By Mario H. Lopez
In the wake of Congress’ stalled efforts to repeal and replace the Affordable Care Act, Virginians received more bad news last week when news reports pointed out that healthcare premiums are expected to jump nearly 60 percent in 2018. And to make matters worse, state officials sounded the alarm that without action to add more hospital beds, Virginia’s public mental hospitals will be over capacity by 2024.
Fortunately for the Commonwealth, Republican gubernatorial candidate Ed Gillespie released a health care plan for Virginia that really seems to focus on a market-based approach to access to care. The Democrat gubernatorial nominee Ralph Northam will likely follow suit with his own plan.
Election politics aside, it’s clear Virginians can’t wait another year for the federal government to act on providing relief for working families who are suffering the consequences of a broken health care system. Now, more than ever, voters are looking to candidates for detailed plans on how they intend to tackle some of the biggest issues they face. On healthcare, any plan that breaks down barriers and gets rid of burdensome regulations is a step in the right direction for Virginia. Increasing access and affordability should be two pillars of any reasonable plan, especially for underserved and vulnerable populations.
Overregulation from every layer of government continues to stymie access to health care for working families. The Gillespie proposal puts forward real solutions that can be implemented on a state level to improve Virginia’s health care system without depending on Washington to act first. In particular, it calls for reform to an archaic 40-year old law that reduces access to care, limits patient’s choice and drives up costs by blocking competition called Certificate of Public Need (COPN).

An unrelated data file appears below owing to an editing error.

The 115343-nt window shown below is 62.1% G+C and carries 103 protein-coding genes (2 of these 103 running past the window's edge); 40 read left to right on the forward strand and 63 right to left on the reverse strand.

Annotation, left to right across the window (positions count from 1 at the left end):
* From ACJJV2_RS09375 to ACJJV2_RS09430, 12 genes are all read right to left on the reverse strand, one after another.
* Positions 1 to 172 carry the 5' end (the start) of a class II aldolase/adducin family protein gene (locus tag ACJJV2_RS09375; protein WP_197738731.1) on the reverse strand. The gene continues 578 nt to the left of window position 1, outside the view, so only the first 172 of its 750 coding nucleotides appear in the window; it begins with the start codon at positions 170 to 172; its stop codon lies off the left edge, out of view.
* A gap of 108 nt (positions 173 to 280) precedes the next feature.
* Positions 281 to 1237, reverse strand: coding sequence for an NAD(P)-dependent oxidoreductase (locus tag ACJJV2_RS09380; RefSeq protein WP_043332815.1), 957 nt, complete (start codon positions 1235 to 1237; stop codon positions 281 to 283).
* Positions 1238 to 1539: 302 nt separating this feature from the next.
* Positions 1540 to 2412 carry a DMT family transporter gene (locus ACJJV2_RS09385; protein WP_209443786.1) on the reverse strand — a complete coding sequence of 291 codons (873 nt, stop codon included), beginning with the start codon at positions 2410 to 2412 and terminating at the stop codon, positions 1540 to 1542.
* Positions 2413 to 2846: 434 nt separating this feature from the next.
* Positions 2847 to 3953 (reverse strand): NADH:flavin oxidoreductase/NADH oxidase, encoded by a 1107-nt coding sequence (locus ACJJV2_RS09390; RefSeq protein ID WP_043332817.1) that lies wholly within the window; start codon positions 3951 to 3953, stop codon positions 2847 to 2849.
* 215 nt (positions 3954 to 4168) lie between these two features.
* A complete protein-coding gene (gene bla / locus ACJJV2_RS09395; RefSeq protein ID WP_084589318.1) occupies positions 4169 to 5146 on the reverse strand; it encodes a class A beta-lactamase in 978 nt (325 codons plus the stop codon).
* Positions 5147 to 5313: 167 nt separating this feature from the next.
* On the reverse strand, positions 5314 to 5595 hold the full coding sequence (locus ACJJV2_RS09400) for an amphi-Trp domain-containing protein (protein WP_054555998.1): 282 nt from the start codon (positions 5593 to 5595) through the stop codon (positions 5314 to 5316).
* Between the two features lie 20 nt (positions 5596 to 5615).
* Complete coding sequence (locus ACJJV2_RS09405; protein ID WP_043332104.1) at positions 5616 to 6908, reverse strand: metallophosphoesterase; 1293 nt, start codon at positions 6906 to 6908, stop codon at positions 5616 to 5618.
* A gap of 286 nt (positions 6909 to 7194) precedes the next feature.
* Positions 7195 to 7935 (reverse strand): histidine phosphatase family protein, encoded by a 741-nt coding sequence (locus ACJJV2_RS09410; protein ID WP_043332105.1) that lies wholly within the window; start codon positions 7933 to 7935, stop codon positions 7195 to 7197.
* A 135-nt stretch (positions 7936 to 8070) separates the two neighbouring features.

Under Virginia’s COPN regime, health care facilities are required to complete an expensive application process to demonstrate a public need and receive government permission to invest in the state’s health care infrastructure when they want to add new facilities and equipment. This decades-old law puts bureaucrats in charge of healthcare planning decisions instead of communities and medical professionals by limiting the investments by existing or new healthcare facilities. Anything—from purchasing a CAT scan machine to adding a parking garage must be approved by the Virginia Health Commissioner under current law.
The stated initial goal of controlling health care costs was laudable enough. But COPN has failed its mission. In fact, both the Federal Trade Commission (FTC) and the Department of Justice (DOJ) found that these laws may contribute to rising costs by stifling competition. Similarly, independent studies have shown that states with COPN laws have higher per capital health care costs than states who have repealed the law. The higher costs resulting from these arcane regulations are harmful for citizens in rural areas, as well as other underserved populations.
Requiring hospitals to go through the COPN process also restricts patient access to modernized care by making it exceedingly difficult for hospitals to invest in necessary upgrades. The current application process can take up to nine months and the upfront application fee is a $20,000. That’s money that could otherwise be going towards treating patients. Then during the application review, other hospitals – usually direct competitors – are allowed to submit their opposition and argue why there is no “public need” for a proposed project. You would be hard pressed to find another sector that operates in such an anti-competitive manner.
Virginia’s COPN law is a key, even if less known, obstacle to lowering health care costs, and it is encouraging to see Ed Gillespie’s free-market solution. Health care decisions—whether it is a patient choosing their doctor or a hospital choosing which facilities to build—are best made from the bottom-up, not by unelected and too-often unaccountable government bureaucrats. Fourteen states have already realized the importance of greater competition and repealed their COPN laws—Virginia should follow suit.
Virginians need better access to care, lower costs through competition, and more health care choices. The Gillespie plan is a good example for elected officials and state leaders that there are good steps they can promote to improve health care results without waiting on Washington to act.
Mario H. Lopez is president of the Hispanic Leadership Fund, an advocacy organization that promotes public policy that increases liberty, opportunity, and prosperity for all Americans.